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Why Dismissing Taco Bell’s Vegan Options is Classist

Sitting down to write an editorial for Scapi always feels like I’m wading into some controversial space to make a point when no one asked. That’s why I was so excited when I ended up on the Chicago Vegans Facebook page and was treated to a manifestation of why I went Vegan and some of my biggest frustrations with the culture.

Over the past couple of days, (and I missed the OP,) the group has been in discussion on “how Vegan is Taco Bell really?” For the most part, the people of Chicago have spoken my truth, which is that Taco Bell is the best option in an otherwise barren wasteland of low-cost options.

I’m not being paid by Taco Bell for this editorial, I just genuinely believe that this discourse is one to which Veganism needs to pay attention.

For those that don’t know, for a fast food chain, Taco Bell has some of the most extensive and satisfying vegan options. It’s not just the quantity, but they satisfy on a level that most Vegan options just don’t. The guacamole provides a needed creaminess, the potatoes and rice keep textural change throughout, and the beans are a decent source of fiber and protein.

Vegan cuisine can be shockingly exclusive. For an ethical belief rooted in care for the environment and prevention of animal cruelty, Vegan entities like PETA turn many other politically radical idealogues away with constant fat-shaming ads while restaurants like Kalish in Uptown set up shop in mostly local low-income neighborhoods while going cashless, excluding folks that can’t afford to set up a bank account or have state IDs.

I don’t go out of my way to mention that I’ve been vegan for as long as I have for these reasons. Organizing in spaces that can’t afford to shop vegan brands, or have the time to learn to cook has made me personally feel that while I’ll throw a #whatveganseat on a pic of something I’ve cooked, Call-Outs on grounds of plant-based nuances and “health-critique” driven direct action can be an insult to the need for political direct action and protest in the age of Trump.

If someone makes the lengthy and anxiety-inducing choice to order a “bean burrito with no cheese, add guac, rice, and potatoes,” they shouldn’t be met with shame. Veganism already has such a rife association with eating disorders and body dysmorphia, at a certain point we need to emphasize lifting each other up to build the plant-based future we all believe in.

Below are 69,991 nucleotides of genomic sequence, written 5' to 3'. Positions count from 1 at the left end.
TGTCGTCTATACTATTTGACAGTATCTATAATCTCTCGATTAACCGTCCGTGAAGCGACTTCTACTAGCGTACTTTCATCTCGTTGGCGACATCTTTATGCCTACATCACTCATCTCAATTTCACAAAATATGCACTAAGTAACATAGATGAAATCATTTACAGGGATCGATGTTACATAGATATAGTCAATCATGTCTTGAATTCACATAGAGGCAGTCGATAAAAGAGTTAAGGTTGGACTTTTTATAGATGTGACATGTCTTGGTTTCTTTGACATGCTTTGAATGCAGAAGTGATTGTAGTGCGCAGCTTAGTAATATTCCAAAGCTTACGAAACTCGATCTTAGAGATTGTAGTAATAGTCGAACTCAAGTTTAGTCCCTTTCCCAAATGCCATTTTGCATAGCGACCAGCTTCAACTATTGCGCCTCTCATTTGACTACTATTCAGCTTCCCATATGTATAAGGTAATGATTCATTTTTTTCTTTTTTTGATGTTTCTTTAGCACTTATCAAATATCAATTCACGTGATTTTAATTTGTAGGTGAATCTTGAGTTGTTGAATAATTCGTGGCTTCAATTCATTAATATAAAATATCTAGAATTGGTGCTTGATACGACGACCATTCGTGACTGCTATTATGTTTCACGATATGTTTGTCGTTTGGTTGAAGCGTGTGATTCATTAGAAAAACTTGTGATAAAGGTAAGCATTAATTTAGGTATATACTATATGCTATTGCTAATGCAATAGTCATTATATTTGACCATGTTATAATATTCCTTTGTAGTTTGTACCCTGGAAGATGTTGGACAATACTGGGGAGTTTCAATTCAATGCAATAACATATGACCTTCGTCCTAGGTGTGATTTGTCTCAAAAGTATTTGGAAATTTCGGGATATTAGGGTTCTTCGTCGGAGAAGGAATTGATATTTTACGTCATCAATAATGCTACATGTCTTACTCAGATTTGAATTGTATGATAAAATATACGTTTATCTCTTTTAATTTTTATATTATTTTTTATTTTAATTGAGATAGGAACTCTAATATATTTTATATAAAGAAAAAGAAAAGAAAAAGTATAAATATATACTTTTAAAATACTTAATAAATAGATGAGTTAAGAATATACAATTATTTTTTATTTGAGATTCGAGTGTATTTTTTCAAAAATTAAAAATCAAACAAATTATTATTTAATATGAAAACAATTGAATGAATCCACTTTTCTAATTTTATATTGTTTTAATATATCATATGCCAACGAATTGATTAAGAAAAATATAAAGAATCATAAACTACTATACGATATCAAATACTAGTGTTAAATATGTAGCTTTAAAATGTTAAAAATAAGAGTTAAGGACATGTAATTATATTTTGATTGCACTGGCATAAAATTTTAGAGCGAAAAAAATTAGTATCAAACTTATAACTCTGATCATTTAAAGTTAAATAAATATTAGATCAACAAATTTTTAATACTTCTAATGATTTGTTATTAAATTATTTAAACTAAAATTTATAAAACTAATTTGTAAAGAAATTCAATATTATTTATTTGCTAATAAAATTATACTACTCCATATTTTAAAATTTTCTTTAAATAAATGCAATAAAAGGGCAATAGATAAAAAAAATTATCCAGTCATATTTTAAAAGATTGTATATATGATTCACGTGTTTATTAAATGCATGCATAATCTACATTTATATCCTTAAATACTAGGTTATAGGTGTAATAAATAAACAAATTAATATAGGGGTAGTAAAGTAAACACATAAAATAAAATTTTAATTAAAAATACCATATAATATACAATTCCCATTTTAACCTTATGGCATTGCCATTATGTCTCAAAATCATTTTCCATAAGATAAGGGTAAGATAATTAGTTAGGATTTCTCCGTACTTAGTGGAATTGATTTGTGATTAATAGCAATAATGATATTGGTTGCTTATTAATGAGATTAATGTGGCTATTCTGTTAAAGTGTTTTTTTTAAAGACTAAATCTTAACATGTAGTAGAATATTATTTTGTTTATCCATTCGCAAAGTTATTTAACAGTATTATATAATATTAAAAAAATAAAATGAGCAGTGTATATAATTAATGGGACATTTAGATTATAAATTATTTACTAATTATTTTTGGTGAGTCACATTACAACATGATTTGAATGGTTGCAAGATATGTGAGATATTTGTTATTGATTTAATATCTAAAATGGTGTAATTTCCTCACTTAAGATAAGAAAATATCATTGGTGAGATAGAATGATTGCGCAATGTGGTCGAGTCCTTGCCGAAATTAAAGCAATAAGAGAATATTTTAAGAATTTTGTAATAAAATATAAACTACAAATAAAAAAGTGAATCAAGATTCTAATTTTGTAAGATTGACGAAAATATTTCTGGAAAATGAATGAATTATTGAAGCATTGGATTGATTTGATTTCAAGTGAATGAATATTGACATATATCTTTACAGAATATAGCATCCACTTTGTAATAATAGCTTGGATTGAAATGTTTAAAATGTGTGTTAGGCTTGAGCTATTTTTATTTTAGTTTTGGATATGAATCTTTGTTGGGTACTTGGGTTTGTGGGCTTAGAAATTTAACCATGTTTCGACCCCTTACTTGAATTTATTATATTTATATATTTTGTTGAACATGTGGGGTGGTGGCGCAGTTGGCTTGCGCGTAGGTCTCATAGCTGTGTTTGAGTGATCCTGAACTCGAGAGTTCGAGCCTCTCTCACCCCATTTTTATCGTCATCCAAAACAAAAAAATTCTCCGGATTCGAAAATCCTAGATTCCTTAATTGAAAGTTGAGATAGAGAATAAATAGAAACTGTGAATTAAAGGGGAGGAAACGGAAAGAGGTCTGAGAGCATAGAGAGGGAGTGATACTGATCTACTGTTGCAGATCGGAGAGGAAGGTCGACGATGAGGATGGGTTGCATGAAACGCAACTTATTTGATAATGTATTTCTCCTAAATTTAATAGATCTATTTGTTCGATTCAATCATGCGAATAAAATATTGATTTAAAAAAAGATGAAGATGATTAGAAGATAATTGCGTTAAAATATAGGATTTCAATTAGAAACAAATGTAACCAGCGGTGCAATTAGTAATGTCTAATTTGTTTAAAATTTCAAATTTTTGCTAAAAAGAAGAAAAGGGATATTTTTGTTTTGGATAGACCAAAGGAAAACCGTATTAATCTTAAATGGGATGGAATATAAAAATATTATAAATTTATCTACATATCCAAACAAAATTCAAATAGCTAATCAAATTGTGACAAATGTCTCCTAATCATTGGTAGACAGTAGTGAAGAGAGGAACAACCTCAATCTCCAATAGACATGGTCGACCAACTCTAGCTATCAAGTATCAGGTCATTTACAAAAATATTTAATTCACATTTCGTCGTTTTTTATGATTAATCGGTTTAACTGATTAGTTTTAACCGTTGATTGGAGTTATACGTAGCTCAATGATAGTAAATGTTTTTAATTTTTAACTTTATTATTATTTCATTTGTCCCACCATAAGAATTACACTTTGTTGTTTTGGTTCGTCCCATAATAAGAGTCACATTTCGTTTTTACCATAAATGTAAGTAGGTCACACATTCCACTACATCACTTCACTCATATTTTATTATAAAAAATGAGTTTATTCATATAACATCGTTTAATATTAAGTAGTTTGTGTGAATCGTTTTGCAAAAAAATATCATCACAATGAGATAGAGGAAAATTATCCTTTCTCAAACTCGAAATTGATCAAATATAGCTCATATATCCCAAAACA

It’s starting to happen, too, Aldi’s recent line of Vegan options are so extensive I just about cried the last time I was in the grocery store whose employees frequently are promoted to $15 an hour and whose employee benefits rival most tech startups. Multiple veggie burger flavors, meatballs, cheap almond milk, and clear labeling sets the national chain apart from almost every one of its competitors.

Again, not paid for by Aldi, just a very happy vegan that edits an arts magazine.

So, thank you, Chicago Vegans and Vegans of the world for confirming the veganism I’m proud to be a part of. I’m looking forward to this being the editorial that ruffles the most feathers on an otherwise radical feminist and anti-capitalist local Chicago Arts Magazine.

One Comment

  1. Jane Jane January 8, 2018

    “Vegan cuisine can be shockingly exclusive.” yeah those 50 cent cans of beans and 40 cent oranges, super exclusive.

    “excluding folks that can’t afford to set up a bank account or have state IDs.”

    First off everyone has a state ID secondly, you can load money on plastic cards pretty much every single grocery and convenience store. Visa offers them with no fees. No credit check, no ID or bank account needed. However if you cannot afford to put money on a feeless card, chances are you cannot afford to eat out either but no worries, beans and rice are HELLA CHEAP. I mean *ultra exclusive* *EYE ROLL*

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